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Financial institutions are a storehouse of attractive data for attackers. Although most attacks against financial organizations don’t necessarily succeed in emptying coffers outright, other information—such as PII (Personally identifiable information) related to customers and employees—is just as valuable. In addition, attackers have stolen money directly from banks in the past (see the 2016 SWIFT attacks), so this isn’t a threat that banks can discount.
Attacks against banks have dramatically increased in scale and multiplied in complexity. In 2020, attacks against banks rose 238% in an increase tied to the COVID-19 pandemic, but even a decrease in 2021 would still leave threat levels well above normal. Attackers aren’t just trying to steal information—data breaches now include:
Lastly, even if an attacker can’t steal information directly from a bank or paralyze it with ransomware, they can still disrupt its operations with nuisances such as DDoS attacks. Imperva recorded a 30% increase in DDoS attacks versus banks in 2020, with many attacks including a ransom component—e.g., “we’ll stop disrupting your network if you pay us in Bitcoin.” DDoS attacks often prevent customers from making deposits or withdrawals online, causing severe reputational damage in just a short time. The temptation to pay the ransom is strong.
No matter whether you pay a ransom or not, your bank will pay a high price in the event of a successful cyberattack. The IBM 2020 Cost of a Data Breach Report suggests that banks will incur a total cost of $5.85 million in the event of a data breach. This includes the cost of stolen data, downtime, fines, reputational damage, and more. What defenses should you invest in to defray this ongoing risk?
Let’s assume that you’re already doing the commonsense things designed to protect your company.
Despite all this, attackers still have a decent chance of getting through your defenses—so what extra steps should you be taking?
One vulnerability to consider is that many (perhaps most) banking employees are still working from home—even vaccinated workers still enjoy remote work. This widens your attack surface and keeps the IT department working overtime. As you struggle to keep the WAN and VPN free of performance issues, hackers can take advantage of your blind spots.
What’s more, other system pressures are making you more vulnerable. The drive towards open banking—in which banks make their data available using APIs—is great for functionality, agility, and mobility, but it can also make banks more exposed to supply chain attacks. Mobile banking, cloud adoption, microservices architecture, and other advancements all represent security tradeoffs.
In response, banks need to adopt modernized network monitoring and security solutions, as traditional monitoring and security solutions typically inspect traffic that goes across the network—what we’ll call north-south traffic. With the movement towards cloud implementations and SaaS applications—only 17% of organizations are reporting visibility into this east-west traffic, according to the 2020 SANS Network Visibility and Threat Detection report.
The same SANS report indicates a large gap in visibility across all industries. Less than 40% of respondents were able to report confidence in their ability to discover every endpoint connected to their network. Meanwhile, almost 60% of respondents reported feeling a high or very high level of risk related to their lack of visibility.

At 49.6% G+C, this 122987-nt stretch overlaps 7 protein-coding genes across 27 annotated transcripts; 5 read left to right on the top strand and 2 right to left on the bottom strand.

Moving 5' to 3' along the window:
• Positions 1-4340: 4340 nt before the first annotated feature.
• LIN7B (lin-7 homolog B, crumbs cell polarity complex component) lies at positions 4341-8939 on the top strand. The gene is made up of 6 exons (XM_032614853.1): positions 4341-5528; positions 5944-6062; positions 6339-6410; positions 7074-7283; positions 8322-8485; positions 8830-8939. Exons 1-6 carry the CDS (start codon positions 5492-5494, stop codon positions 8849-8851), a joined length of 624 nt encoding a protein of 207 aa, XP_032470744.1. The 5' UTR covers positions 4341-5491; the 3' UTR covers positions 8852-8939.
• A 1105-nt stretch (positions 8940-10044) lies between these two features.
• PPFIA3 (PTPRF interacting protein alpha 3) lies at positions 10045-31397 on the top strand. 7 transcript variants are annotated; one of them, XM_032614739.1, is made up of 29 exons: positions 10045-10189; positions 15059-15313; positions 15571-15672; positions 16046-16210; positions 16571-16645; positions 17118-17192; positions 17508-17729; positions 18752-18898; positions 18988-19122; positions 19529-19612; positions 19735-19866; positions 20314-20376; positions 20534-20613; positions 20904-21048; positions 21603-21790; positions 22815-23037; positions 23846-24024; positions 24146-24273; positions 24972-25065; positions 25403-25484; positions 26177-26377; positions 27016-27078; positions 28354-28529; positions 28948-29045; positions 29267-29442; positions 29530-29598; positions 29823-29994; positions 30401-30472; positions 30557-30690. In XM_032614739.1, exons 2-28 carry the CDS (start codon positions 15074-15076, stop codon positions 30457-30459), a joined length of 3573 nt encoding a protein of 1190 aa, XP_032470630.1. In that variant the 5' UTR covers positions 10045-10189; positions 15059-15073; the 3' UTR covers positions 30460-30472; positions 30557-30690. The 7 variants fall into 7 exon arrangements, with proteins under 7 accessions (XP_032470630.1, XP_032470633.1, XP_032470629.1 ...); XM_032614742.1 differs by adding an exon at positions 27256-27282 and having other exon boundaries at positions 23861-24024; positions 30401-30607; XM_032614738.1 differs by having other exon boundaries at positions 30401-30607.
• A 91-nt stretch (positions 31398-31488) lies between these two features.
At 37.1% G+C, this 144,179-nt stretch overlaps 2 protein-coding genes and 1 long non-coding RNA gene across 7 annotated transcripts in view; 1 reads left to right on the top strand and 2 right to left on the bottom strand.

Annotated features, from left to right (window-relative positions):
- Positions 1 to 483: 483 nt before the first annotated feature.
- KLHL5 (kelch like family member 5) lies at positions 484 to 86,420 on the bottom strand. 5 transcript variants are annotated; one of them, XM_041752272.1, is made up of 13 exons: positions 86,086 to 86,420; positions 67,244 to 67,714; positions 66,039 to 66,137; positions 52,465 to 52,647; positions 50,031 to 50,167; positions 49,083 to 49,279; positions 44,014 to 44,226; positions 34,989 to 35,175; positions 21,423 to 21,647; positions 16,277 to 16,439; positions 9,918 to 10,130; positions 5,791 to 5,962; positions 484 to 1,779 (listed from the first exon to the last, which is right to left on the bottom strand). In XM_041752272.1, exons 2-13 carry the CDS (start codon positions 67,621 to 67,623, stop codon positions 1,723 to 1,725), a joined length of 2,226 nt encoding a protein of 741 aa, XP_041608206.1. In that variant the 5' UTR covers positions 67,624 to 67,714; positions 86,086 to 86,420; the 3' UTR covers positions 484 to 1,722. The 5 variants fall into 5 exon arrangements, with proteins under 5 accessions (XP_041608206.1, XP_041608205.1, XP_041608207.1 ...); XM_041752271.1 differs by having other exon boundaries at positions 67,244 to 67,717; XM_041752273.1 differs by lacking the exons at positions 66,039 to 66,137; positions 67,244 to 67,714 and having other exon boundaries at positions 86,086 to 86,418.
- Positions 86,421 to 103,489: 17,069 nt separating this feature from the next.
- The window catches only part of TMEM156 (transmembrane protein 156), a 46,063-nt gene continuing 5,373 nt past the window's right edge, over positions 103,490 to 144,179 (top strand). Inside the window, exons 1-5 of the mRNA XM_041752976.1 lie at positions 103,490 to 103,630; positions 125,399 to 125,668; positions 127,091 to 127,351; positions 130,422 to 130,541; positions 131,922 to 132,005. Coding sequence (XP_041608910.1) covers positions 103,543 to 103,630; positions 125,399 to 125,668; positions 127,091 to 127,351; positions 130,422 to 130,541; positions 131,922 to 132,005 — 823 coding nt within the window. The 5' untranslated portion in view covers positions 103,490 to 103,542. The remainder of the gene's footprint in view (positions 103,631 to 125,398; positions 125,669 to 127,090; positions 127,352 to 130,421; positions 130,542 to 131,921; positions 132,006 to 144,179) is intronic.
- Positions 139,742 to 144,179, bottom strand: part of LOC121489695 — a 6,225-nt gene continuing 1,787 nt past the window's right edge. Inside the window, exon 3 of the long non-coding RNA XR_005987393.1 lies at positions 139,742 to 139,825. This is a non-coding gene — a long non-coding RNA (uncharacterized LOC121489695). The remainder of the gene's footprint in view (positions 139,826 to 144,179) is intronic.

The truth is that traditional monitoring tools and architectures don’t do a great job of securing the enterprise. The perimeter is in tatters. The best way to monitor traffic is instead to capture the data flows between applications and clients. Companies can augment this understanding by using corporate interception proxies to decrypt traffic that might be disguising malicious communications, and by sharing network flow data with security teams to identify large traffic sources.
Right now, finance, banking, and insurance companies are vulnerable to more aggressive cyberattacks because their traditional security tools don’t protect against attackers that move laterally and attack the supply chain. In addition, they can be hobbled or taken offline by DDoS attacks, which hurt their customers and cause reputational damage.
For the first problem, Garland provides packet visibility through network TAPs and packet brokers. These allow network architects to capture more information in more places, which in turn lets them direct previously unmonitored east-west traffic to their security solutions. By detecting threats that move within the network rather than through it, administrators can mitigate intrusions that might otherwise have been invisible.
Addressing the issue of network downtime, Garland also provides inline bypass TAPs to provide added resiliency and redundancy to inline security tools to ensure network uptime. This means that when attackers try to bring your network down, your active cybersecurity tools are always protecting, and you’ll be able to ensure the continuity of your 24/7 services and continue serving your customers.
Some of the biggest financial institutions in the world trust Garland to provide enhanced network security and monitoring tools.
Looking to add an Inline Bypass or TAP Visibility to your security deployment, but not sure where to start? Join us for a brief network Design-IT consultation or demo. No obligation - it’s what we love to do.
Kumar Rajaram is the Regional Director for APAC at Garland Technology in Australia. Kumar is passionate towards solving network visibility problems to customers across Asia Pacific.